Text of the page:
Dennis Schrader's "Little Cooperstown" Baseball Cache Gets Guiness World Record

Mike Raffone@theemikeCorrespondent IIOctober 5, 2011

Dennis Scrader holding Guinness World Record certificate for world's largest collection of autographed baseball's.
Dennis Scrader holding Guinness World Record certificate for world's largest collection of autographed baseball's.

His love of baseball is evident, his enthusiasm for baseball history is infectious but his personal collection of autographed baseballs...it’s nothing less than extraordinary. 

Dennis Schrader's signed baseball collection, housed in the spare bedroom of his Odessa, FL home, is now internationally recognized.  

Schrader's collection may not include the infamous Boston Red Sox's Bill Buckner booted ball during Game 6 of the 1986 World Series now for sale on eBay for a cool $1 million, but it does comprise the most comprehensive and coveted collection of autographed baseballs on the planet. 

Last month, London-based Guinness World Records certified that Schrader's "Little Cooperstown," with a whopping 4,400 signed baseballs, officially ranks as the largest.

The collector’s "Little Cooperstown" success has been decades-long in the making. The immensely-likable Schrader started collecting baseballs in 1956 as a kid in Largo, FL when Yankee legend Mickey Mantle signed his first ball during spring training. Schrader’s passion for the sport and preoccupation with baseball memorabilia, especially the autographed kind, quickly tuned into a lifelong obsession and one that other lovers of baseball can now enjoy. 

Schrader declares, "There isn't any big name who's ever played the game whose signature I don't have on a ball."  A bold proclamation, but Schrader’s collection is corroborated by over 3,000 certificates of authenticity, scores of photographs and videos and several testimonial letters that include the mayor of St. Petersburg, FL and an ethics professor from the University of South Florida.

When interviewed, Schrader reflected how kids always ask to see his Jeter, A-Rod, Pujols and Longoria stuff. But Schrader smiles broadly in recalling how dads and grandfathers go nuts over his plastic-encased Lou Gehrig, Mel Ott, Ted Williams and Joe DiMaggio memorabilia. Schrader's beloved DiMaggio ball even boasts the signature of the Yankee Clipper's bride of nine months, the iconic Marilyn Monroe. 

Despite generational differences, one name in Schrader’s collection emerges as baseball fans’ undisputed favorite. According to this collector, kids, fathers and granddads alike are wowed by the nine baseballs signed by legendary Babe Ruth. This micro-collection is housed with his other 4,000+ autographed balls in a 150 square-foot bedroom, wisely protected with a fortress-type door and security system.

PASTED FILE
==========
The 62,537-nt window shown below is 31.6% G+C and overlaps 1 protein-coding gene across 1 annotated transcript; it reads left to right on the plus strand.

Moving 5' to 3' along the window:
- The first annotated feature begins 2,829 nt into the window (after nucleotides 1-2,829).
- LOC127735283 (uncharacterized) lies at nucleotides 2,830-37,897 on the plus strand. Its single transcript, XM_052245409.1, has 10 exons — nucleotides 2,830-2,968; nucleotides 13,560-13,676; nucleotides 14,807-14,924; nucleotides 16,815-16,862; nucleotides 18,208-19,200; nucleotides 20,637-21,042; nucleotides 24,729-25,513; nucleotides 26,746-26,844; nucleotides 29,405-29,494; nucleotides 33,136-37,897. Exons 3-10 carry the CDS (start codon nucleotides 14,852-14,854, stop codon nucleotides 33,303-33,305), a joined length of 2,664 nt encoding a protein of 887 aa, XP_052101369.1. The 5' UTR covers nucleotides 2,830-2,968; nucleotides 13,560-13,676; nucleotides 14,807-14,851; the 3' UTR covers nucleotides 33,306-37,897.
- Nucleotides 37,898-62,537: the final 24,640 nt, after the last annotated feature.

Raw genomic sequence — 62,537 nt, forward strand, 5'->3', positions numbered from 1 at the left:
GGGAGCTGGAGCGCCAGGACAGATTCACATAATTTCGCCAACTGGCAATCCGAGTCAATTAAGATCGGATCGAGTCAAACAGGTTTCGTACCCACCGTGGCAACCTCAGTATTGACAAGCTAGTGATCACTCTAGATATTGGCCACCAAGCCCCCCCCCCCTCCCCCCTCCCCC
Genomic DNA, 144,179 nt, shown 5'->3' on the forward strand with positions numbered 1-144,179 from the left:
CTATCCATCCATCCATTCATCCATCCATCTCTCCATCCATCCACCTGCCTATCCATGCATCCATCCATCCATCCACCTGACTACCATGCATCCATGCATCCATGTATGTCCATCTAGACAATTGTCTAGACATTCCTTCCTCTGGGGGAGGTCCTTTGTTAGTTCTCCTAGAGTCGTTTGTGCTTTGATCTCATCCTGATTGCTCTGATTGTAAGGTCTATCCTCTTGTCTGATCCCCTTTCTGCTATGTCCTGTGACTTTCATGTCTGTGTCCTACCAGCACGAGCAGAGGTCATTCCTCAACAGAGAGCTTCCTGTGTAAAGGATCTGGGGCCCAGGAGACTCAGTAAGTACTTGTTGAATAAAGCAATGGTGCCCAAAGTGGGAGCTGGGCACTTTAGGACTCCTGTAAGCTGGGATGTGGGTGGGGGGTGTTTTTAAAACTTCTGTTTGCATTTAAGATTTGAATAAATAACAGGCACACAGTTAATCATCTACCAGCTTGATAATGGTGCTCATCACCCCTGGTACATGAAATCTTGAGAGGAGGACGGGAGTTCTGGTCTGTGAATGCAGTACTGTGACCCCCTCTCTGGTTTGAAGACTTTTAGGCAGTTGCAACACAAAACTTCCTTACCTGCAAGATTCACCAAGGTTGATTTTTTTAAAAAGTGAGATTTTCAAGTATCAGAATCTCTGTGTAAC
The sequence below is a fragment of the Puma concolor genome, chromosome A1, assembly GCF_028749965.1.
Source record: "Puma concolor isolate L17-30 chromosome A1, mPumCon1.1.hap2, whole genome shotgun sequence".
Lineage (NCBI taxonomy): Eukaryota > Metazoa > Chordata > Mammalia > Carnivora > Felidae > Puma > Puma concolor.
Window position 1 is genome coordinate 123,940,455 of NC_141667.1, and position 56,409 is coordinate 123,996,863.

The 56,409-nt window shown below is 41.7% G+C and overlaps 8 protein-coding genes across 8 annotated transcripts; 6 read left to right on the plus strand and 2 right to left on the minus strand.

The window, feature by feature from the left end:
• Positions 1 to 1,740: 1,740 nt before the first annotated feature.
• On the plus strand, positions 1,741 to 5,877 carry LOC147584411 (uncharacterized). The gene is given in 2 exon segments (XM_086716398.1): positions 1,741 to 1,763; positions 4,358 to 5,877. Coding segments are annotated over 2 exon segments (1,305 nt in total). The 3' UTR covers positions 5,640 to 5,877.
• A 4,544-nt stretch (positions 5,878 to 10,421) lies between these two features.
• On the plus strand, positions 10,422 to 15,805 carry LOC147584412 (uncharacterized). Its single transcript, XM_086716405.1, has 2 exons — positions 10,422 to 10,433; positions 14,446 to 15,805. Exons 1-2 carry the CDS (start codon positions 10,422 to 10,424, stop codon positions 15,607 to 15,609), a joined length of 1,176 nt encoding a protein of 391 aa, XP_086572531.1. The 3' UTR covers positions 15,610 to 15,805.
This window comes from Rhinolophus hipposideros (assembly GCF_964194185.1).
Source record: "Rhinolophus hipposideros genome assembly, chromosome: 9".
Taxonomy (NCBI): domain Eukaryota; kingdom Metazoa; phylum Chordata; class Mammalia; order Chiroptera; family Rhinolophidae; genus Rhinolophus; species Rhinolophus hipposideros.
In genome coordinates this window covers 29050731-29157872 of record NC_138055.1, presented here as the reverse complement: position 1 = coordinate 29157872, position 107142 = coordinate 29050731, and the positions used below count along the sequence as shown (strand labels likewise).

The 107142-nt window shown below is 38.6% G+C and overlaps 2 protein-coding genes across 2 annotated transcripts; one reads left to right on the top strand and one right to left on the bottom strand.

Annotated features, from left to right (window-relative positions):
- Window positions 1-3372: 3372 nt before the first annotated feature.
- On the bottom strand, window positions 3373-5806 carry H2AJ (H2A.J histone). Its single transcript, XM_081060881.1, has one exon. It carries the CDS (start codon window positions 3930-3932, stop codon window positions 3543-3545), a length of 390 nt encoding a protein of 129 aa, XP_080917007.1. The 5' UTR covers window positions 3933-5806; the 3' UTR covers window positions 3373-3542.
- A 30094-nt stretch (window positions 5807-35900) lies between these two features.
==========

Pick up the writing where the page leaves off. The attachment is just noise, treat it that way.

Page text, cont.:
Schrader's obsession has emerged as a baseball lover's gift-wrapped Christmas present. In addition to featuring the Who's Who of Hall of Famers in his "Little Cooperstown," Shrader's baseball cache also includes autographed balls from the Negro League as well as the famed all-female League of their Own.

In addition, it boasts a Sadaharu Oh’s autograph with a prominently penned 868, his career home run total, proudly placed beside it. Not to be outdone, Schrader holds what is arguably one of baseball’s most coveted prizes: a “Shoeless” Joe Jackson. Legend has it that the disgraced Black Sox player rarely signed his name due to personal embarrassment of his poor penmanship.  

Schrader's boundless collection of baseball keepsakes may be amazing, but his personal story is equally compelling. The 65-year-old cancer survivor’s "Little Cooperstown" is a culmination of a 55-year commitment to collecting that has proven far more cumbersome and arduous than originally envisioned. Schrader has spent years scouring the internet, phoning prospective sellers, attending countless sports memorabilia shows and forking over a personal fortune for, at times, someone's barely legible John Hancock on an old piece of raw hide. Yet is seems all these personal adventures, travels and events have only stoked the embers of Shrader's personal passion for baseball.  

Dennis Schrader, thanks for your persistence. Thanks for your commitment. Thanks for faithfully demonstrating your loyalty and love for a game whose roots date back to 1836.

You’ve preserved for the rest of us a unique and unifying piece of what’s great about American history.

Now, Mr. Schrader, I suggest you make one final addition to your collection.

Go out, buy a  baseball and sign it yourself...“Dennis Schrader, Owner, largest collection of autographed baseballs in the world.”  

See it at www.littlecooperstown.com  

Straight talk. No static. 

MIKE - the ultimate talking head on sports! 



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